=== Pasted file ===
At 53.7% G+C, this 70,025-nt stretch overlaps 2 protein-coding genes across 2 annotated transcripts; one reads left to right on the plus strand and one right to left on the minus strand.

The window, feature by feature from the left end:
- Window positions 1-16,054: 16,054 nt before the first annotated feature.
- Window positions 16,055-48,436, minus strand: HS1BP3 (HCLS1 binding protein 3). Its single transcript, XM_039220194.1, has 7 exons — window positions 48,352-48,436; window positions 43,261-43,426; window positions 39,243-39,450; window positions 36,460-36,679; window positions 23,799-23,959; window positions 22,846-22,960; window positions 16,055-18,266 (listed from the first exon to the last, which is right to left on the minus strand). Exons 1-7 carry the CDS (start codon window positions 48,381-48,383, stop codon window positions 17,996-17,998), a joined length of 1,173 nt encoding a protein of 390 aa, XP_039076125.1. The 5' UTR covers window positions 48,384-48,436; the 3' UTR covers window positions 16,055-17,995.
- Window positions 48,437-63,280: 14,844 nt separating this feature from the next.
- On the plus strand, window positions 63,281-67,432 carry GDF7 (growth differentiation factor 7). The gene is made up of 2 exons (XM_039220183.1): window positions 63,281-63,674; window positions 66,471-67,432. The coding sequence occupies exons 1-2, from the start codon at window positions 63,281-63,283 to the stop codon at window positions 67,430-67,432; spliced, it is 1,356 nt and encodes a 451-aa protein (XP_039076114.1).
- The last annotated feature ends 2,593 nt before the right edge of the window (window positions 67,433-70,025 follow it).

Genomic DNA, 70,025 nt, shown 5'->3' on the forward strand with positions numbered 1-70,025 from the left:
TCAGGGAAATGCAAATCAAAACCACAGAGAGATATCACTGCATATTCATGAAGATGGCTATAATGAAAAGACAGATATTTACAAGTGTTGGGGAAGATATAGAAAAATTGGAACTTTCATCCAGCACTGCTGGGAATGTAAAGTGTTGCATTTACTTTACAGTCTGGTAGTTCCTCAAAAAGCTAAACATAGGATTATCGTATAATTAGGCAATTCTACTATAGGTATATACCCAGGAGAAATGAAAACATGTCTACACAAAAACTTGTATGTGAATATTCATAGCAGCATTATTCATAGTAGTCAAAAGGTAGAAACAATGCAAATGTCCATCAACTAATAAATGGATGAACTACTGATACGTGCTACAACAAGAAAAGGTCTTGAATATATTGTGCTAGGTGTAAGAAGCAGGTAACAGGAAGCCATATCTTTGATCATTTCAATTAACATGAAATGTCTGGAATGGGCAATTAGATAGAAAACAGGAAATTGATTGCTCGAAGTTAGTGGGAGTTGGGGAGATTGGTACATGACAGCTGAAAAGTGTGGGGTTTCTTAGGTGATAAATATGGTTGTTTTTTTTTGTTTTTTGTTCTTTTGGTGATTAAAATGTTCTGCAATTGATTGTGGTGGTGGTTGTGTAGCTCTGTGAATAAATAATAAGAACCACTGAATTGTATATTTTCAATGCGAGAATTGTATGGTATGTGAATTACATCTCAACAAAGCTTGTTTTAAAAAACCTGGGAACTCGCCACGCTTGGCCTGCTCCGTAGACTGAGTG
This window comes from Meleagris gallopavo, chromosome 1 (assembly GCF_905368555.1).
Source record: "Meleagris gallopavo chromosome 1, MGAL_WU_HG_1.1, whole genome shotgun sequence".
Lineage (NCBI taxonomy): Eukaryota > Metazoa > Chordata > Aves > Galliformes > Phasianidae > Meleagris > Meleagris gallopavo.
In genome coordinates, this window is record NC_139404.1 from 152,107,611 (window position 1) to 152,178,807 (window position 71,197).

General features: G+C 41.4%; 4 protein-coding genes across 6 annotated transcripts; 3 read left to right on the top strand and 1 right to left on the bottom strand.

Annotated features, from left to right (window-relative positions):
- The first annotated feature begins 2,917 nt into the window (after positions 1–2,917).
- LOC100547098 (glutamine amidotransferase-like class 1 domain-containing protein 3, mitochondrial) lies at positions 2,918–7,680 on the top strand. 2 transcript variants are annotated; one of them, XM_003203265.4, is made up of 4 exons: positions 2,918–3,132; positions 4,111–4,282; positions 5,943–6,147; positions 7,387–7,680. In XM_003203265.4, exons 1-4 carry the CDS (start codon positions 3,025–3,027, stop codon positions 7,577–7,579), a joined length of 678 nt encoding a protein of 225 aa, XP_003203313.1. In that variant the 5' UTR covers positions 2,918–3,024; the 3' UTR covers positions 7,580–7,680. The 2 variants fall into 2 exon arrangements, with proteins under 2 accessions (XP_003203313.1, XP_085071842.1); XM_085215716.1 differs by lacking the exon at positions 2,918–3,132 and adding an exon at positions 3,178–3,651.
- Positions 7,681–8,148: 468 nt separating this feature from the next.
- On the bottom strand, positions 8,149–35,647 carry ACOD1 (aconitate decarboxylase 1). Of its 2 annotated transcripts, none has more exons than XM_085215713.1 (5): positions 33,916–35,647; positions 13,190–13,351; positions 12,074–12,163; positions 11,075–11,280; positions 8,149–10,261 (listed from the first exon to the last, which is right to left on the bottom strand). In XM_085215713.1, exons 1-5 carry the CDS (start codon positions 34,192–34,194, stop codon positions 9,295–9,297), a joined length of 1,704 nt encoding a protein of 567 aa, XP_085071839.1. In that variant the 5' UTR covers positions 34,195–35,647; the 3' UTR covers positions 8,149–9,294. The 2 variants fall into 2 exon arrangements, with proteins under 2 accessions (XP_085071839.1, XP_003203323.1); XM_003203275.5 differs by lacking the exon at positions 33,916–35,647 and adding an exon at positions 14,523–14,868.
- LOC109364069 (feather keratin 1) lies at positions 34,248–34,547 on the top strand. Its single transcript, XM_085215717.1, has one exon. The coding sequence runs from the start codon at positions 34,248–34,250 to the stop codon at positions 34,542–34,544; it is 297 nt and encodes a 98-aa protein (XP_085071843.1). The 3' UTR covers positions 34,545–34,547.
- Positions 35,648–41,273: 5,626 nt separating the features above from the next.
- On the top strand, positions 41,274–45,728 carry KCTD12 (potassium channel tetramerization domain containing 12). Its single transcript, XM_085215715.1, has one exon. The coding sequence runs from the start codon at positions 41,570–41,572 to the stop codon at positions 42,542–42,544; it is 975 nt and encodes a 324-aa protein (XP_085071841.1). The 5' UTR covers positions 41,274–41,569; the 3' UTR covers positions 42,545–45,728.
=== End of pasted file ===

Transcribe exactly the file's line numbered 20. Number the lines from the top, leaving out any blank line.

- LOC109364069 (feather keratin 1) lies at positions 34,248–34,547 on the top strand. Its single transcript, XM_085215717.1, has one exon. The coding sequence runs from the start codon at positions 34,248–34,250 to the stop codon at positions 34,542–34,544; it is 297 nt and encodes a 98-aa protein (XP_085071843.1). The 3' UTR covers positions 34,545–34,547.